The development of digital and networked technologies since the 1940s has been among the most evident demonstration of this creative collaboration between scientists, technologists, thinkers and creative practitioners. Artists have been among the most early and enthusiastic adopters of emerging technologies – often adapting them for purposes far beyond the practical and pragmatic uses which might have triggered their production. In particular, there is a rich history of artists not only adopting new technologies, but being at the heart of their development – helping shape them as they evolve both in research laboratories and in other, less formal, settings. Such collaborations have fuelled and driven not only the technologies themselves but also the public consciousness of the potential of the technologies to enable everyone to be creative and share their creativity. Technology companies have often invited artists to experiment and test their new products as part of this process; meanwhile an artistic ‘underground’ has consistently been at the forefront of developing alternative technologies to the mainstream. Technologies are never neutral, but always the products of the cultures that nurture them.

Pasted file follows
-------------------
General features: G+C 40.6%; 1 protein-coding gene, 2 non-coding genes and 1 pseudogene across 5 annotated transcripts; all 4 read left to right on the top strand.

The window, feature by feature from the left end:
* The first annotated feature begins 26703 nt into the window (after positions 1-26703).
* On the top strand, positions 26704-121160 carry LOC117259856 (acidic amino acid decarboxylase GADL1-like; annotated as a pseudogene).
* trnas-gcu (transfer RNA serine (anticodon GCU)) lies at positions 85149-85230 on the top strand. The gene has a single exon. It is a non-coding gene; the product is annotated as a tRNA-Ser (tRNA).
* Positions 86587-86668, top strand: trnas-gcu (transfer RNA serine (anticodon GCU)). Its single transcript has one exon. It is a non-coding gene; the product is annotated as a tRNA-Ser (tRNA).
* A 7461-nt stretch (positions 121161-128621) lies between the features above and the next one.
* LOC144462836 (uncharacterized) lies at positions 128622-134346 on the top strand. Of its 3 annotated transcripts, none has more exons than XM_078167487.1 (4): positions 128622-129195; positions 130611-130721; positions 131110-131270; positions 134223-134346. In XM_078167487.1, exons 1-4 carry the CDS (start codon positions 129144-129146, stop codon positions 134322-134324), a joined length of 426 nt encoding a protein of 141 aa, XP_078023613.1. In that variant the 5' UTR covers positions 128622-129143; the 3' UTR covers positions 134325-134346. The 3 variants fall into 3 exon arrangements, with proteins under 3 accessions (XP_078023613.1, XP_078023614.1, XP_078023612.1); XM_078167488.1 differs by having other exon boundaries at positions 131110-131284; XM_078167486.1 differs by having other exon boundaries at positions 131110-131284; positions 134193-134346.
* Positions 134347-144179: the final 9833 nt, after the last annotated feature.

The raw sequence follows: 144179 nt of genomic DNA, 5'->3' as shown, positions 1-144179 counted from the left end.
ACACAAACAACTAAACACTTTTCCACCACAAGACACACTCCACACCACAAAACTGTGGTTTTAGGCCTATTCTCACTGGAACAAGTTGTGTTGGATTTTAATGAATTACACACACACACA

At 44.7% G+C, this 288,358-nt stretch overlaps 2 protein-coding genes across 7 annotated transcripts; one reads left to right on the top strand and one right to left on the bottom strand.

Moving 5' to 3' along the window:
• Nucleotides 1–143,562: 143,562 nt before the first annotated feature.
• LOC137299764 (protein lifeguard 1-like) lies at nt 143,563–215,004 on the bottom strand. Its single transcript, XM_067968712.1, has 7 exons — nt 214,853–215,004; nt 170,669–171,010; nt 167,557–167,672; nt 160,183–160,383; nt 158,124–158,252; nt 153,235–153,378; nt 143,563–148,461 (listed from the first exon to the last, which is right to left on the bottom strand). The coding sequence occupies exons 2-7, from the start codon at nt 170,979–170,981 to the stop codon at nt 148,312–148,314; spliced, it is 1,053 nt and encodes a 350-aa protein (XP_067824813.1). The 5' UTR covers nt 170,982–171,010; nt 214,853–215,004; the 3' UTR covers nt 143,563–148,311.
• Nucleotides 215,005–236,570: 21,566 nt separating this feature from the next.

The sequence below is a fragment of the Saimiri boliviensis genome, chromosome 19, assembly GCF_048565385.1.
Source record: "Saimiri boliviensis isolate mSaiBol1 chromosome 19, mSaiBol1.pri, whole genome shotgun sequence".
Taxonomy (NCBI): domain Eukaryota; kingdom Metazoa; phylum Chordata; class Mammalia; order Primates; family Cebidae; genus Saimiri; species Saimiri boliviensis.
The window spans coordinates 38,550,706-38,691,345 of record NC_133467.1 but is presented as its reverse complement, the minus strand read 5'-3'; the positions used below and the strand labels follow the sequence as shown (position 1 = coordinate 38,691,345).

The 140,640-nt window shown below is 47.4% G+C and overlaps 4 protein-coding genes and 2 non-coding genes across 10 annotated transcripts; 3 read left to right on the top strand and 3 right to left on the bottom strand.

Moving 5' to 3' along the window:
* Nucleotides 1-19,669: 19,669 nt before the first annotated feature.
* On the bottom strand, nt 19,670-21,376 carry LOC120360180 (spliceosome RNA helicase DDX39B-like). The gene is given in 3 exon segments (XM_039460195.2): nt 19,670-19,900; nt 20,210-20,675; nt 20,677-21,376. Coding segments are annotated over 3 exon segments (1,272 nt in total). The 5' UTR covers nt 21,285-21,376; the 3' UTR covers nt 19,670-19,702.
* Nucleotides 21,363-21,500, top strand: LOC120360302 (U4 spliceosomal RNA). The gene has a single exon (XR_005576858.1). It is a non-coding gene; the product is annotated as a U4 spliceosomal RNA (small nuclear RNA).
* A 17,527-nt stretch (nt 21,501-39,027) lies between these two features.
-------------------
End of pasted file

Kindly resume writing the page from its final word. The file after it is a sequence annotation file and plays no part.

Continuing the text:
In this ‘New Renaissance’, our understandings of what it means to be creative and visionary are also changing. For centuries it was people with power and wealth who defined through their patronage who could be creative, and the channels through which their creativity could reach other people. Now distributed networks and communications technologies are opening up the near universal possibility for expression and sharing of creativity. As society engages with the practical implications of Joseph Beuys’ contention that “everyone is an artist”, people are having to question traditional assumptions and to re-define notions of value in creativity. What does it now mean to be ‘creative’, to be an artist, when everyone can express and share their creativity? What is different and valuable to society about those people who choose to make their creativity the core of their life and work? What are the perceptual tools required to cope with and appreciate the abundance of creativity enriching our lives?